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November 24, 2014

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Residents air concerns about Sunset Park renovations

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Richard Brian

Senior park planner Justin Williams explains planned renovations Wednesday at Sunset Park during a public input meeting at the park’s administration building.

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Henderson resident and disc golfer Mike Hibdon listens during a public input session Wednesday on planned renovations at Sunset Park. Local disc golfers are worried that the renovations will affect their course.

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Disc golfer Robert Schuler, a member of the Professional Disc Golf Association, poses next to a disc golf basket Wednesday at Sunset Park. He's worried that upcoming renovations at the park will affect the course.

Sunset Park users expressed concern during a public meeting Wednesday night about changes to the park's disc golf course, as well as the effect planned park renovations will have on other park amenities.

The 40-year-old park is set to receive a facelift funded by the Southern Nevada Public Lands Management Act, which allows the revenue from the sale of public land to go toward the improvement of parks and trails.

Construction on the first phase, which includes the placement of a trail system, as well as picnic and play areas in the park’s undeveloped desert and dunes areas, will begin early next year.

Phase Two renovations, set to begin in 2010, will drastically alter the layout of the park with the addition of a loop road that roughly will follow the outline of the park’s lake. Playground equipment and volleyball courts also will be relocated.

Brian Patterson of The WLB Group, the engineering firm taking on the renovations, said the design for Phase Two is 60 percent complete, giving park planners a little bit of wiggle room to address any concerns residents might have about the changes.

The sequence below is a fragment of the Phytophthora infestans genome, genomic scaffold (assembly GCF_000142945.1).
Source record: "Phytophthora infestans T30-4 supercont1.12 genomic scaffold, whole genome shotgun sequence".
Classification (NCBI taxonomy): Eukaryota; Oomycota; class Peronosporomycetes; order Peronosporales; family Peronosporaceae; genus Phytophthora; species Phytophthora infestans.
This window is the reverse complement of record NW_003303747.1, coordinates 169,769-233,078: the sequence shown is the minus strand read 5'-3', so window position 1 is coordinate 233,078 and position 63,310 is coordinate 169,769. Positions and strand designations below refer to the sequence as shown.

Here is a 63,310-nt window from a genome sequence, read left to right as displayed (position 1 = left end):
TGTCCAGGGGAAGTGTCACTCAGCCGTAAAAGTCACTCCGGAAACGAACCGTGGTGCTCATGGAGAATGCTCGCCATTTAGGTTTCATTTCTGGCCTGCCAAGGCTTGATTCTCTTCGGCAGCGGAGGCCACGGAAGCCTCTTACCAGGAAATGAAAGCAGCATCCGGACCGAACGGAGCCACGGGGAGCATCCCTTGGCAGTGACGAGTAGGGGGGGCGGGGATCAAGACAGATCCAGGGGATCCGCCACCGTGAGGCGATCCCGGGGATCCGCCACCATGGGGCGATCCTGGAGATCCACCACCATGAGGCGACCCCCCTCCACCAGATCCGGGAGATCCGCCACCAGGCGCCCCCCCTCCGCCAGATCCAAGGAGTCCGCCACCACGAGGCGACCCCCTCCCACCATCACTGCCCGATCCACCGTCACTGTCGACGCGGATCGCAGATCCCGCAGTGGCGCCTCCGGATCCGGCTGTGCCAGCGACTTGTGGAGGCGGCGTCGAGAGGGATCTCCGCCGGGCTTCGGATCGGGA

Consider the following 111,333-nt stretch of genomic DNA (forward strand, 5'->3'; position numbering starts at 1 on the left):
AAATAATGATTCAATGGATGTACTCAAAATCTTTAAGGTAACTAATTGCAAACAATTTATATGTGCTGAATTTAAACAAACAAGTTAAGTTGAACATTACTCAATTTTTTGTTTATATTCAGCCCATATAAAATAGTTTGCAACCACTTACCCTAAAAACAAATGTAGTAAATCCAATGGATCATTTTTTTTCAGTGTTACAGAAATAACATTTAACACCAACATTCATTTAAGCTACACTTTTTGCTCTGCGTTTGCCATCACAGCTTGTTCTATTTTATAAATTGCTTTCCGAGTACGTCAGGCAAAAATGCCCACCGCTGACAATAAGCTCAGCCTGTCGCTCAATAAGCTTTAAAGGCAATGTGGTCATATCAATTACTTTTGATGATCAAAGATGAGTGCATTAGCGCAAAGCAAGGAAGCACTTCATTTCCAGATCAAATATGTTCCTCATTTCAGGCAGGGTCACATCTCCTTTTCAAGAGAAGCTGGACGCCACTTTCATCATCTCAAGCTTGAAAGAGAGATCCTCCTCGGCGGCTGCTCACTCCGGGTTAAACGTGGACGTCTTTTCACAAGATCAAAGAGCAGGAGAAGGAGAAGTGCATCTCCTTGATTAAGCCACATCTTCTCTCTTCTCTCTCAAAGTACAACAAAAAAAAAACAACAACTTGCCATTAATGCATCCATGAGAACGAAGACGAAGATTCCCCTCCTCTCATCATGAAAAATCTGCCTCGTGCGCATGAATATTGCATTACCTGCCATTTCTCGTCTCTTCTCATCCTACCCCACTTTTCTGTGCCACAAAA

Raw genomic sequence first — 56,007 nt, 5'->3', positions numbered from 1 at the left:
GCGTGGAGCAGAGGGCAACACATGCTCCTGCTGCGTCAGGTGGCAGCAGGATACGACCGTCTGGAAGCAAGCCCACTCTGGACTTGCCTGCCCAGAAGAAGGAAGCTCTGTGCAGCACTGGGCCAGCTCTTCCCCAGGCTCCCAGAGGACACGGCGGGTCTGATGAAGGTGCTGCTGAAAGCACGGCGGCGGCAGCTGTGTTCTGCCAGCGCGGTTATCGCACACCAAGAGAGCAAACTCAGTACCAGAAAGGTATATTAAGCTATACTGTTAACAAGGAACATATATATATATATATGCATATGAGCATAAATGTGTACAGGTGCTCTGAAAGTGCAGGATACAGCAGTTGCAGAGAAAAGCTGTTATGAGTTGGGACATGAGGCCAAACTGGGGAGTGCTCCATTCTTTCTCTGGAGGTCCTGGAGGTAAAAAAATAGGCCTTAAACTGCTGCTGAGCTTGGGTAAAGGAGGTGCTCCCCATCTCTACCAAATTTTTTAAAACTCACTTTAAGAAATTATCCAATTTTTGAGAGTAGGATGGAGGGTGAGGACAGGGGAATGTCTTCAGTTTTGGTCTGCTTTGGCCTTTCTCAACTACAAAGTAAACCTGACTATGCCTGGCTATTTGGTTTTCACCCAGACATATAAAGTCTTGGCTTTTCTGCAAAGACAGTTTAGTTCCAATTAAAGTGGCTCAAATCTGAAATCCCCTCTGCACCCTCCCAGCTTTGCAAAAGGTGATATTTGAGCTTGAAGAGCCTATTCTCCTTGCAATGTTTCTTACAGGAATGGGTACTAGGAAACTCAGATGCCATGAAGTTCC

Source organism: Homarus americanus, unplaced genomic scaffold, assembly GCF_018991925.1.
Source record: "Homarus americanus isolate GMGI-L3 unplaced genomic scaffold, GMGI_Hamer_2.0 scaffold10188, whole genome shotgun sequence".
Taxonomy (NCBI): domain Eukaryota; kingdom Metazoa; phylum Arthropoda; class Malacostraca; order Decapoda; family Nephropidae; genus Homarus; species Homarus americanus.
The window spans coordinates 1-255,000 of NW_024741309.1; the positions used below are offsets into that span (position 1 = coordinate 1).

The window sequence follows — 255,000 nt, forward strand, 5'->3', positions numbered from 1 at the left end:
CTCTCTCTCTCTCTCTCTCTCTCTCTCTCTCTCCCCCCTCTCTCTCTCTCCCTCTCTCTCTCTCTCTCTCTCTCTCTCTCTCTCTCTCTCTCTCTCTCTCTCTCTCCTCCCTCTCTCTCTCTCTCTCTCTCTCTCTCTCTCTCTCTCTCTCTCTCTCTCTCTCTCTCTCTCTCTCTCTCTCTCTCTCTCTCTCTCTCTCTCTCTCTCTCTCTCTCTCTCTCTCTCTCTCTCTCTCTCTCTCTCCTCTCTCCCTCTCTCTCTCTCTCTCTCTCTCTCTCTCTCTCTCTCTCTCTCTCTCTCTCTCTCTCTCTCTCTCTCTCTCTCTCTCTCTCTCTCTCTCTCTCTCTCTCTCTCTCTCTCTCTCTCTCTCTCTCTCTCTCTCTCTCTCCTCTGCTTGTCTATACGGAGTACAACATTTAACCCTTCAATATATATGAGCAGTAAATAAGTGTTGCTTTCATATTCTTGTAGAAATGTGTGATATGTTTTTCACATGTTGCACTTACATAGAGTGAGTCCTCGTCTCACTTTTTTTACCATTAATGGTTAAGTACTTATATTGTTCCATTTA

About 45 members of the Las Vegas Disc Golf club, which makes frequent use of the course at Sunset Park, attended the meeting to hear how renovations would affect their hobby.

Club President Jeff Jacquart said the group is most concerned about losing the quality of the facility.

Club members don’t want to see the distance between holes shortened, trees (which serve as obstacles) removed or see holes get too close to other park amenities, such as picnic areas, Jacquart said.

Jacquart said he's also hoping park planners can provide temporary holes for 10 holes that will be altered by construction.

Senior park planner Justin Williams said planners might look into providing temporary holes. Others at the meeting worried about park closures, but Williams said construction would take place in phases to avoid closing the entire park.

“Phase Two will be sequenced in such a way so as not to impact the entire park at the same time,” he said.

Paradise Valley Little League President Michele Gomez said she was glad to hear the Little League fields wouldn’t be affected by Phase Two renovations, but questioned why so much money was going toward renovations when she said improvements are needed with the current infrastructure.

“We’ve had a scoreboard that hasn’t worked in six years,” she said.

One resident worried about a possible danger to joggers because of the new trail’s planned proximity to the loop road.

Williams said jogger and walker safety have been taken into account. He said there will be sufficient space and landscaping between the trail and loop road to provide safety for pedestrians.

Park planners said they're trying to keep the park friendly for all who use it.

“We’re trying to accommodate 27 different types of users all with their own specific interests,” Patterson said. “We’re trying to give everyone what they want.”

Ashley Livingston can be reached at 990-8925 or [email protected].

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